Short Jenny. Losing Hazard played from In-hand into a centre pocket in Billiards.
Shot to Nothing. A stroke, usually difficult, that will either result in a score or with the cue-ball or the ball-on, or both, safe.
Snookers Required. The stage reached in a frame when a player needs penalty points to win.
Spider (Bridge Rest). Implement to aid Cueing with the Cue-ball out of reach and with one or two Object Balls impeding.
Split the Pack. To play a scoring stroke that will also forcibly contact and scatter any remaining reds still close to, or in their original positions from being racked, so as to allow individuals to be potted.
Splice. Where the two traditional cue timbers, Ebony for the Butt and either Ash or Maple for the shaft, are joined. This join is usually in the style of interlocking deep Vs or can be described as an interlocking wave with deep troughs and high peaks running around the full circumference.
Spot. The designated place for each of the Colours in Snooker at the start of the Frame or after being Potted except during the final sequence, Pocketed or Forced Off the Table, or for the placement of Object Balls in Billiards. Also, a disused term for the top roller on a traditional scoreboard, which were originally made with their score indicators having a large ivory spot on them to distinguish those of the bottom roller which were left plain. The practice is now rarely used but can still be seen occasionally as a decorative feature.
Steal The Pocket. A reference to playing a stroke so that a ball enters a pocket at one side or the other rather than centrally. Usually used as a positional aid.
Swerve. To impart heavy side spin to the Cue-ball to force its trajectory to curve.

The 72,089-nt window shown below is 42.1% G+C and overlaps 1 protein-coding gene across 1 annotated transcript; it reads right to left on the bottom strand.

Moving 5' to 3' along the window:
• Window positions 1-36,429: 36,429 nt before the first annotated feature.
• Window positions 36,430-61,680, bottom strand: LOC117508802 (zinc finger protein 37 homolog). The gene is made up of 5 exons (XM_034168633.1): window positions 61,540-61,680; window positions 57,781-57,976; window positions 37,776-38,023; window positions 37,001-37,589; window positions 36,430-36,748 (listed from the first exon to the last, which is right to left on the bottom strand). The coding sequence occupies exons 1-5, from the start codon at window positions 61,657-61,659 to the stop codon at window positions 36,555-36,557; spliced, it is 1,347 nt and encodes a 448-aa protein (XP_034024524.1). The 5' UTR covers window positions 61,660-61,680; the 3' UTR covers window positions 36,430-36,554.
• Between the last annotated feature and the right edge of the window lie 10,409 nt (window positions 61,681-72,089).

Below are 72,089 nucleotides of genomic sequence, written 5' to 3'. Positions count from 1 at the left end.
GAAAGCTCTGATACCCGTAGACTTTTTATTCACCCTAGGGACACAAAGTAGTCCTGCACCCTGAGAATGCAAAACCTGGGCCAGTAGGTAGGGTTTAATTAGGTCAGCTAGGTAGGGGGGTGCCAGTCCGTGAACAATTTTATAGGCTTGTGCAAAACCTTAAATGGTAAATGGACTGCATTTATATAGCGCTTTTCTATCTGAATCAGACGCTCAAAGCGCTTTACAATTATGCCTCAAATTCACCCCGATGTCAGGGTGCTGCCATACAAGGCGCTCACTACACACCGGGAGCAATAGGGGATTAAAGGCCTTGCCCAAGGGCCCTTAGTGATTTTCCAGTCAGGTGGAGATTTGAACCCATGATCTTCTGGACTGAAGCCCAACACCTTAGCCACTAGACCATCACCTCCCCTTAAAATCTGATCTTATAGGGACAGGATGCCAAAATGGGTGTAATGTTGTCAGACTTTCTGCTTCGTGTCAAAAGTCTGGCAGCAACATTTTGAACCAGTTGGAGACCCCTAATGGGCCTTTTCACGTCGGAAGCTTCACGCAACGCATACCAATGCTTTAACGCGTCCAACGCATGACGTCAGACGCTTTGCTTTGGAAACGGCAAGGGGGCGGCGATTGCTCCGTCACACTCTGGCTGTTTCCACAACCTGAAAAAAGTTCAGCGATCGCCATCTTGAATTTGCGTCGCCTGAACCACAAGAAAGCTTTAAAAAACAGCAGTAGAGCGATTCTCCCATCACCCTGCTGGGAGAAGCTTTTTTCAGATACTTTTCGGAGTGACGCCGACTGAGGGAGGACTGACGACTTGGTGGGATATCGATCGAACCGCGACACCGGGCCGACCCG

Templates. The shaped blocks which ensure that the pocket openings comply in width, height and depth with the rules.
The Spot. The Black Spot, so called in Billiards.
Three Quarter Ball. See Half Ball.
Tight Pocket. A pocket opening set to the minimum gap allowable by the templates and with the rubbers not undercut, or one such that will not allow the insertion of an official template.
Tip. A circular piece of roughened leather applied to the ferrule of a cue to aid grip when striking.
To Break. To play the opening stroke in any Frame or Game.
Top Cushion. The Cushion nearest the Black Spot (The Spot).
Top of the Table. A series of Pots and Cannons with both object balls on and around The Spot and the top pockets.
Top Roller. The score indicator on a scoreboard usually attributed to the player breaking in the first Frame or the player named first in a draw.
Top spin. To strike the Cue-ball above central to induce spin that will propel if forwards after striking an Object Ball.
Undercut. A way of shaping the cushion rubbers in the jaws to make potting slightly easier without deviating from the rules regarding the table.
Whitewash. To prove victorious without allowing an opponent to score if in a single frame or to win a match without losing a frame.
Winning Hazard. A Pot in Billiards.
Wiped its feet. An expression used when a potted ball strikes the knuckles of a pocket one or more times before dropping, or there is a slight hesitation at the lip before it falls.
Wobble. See Rattle.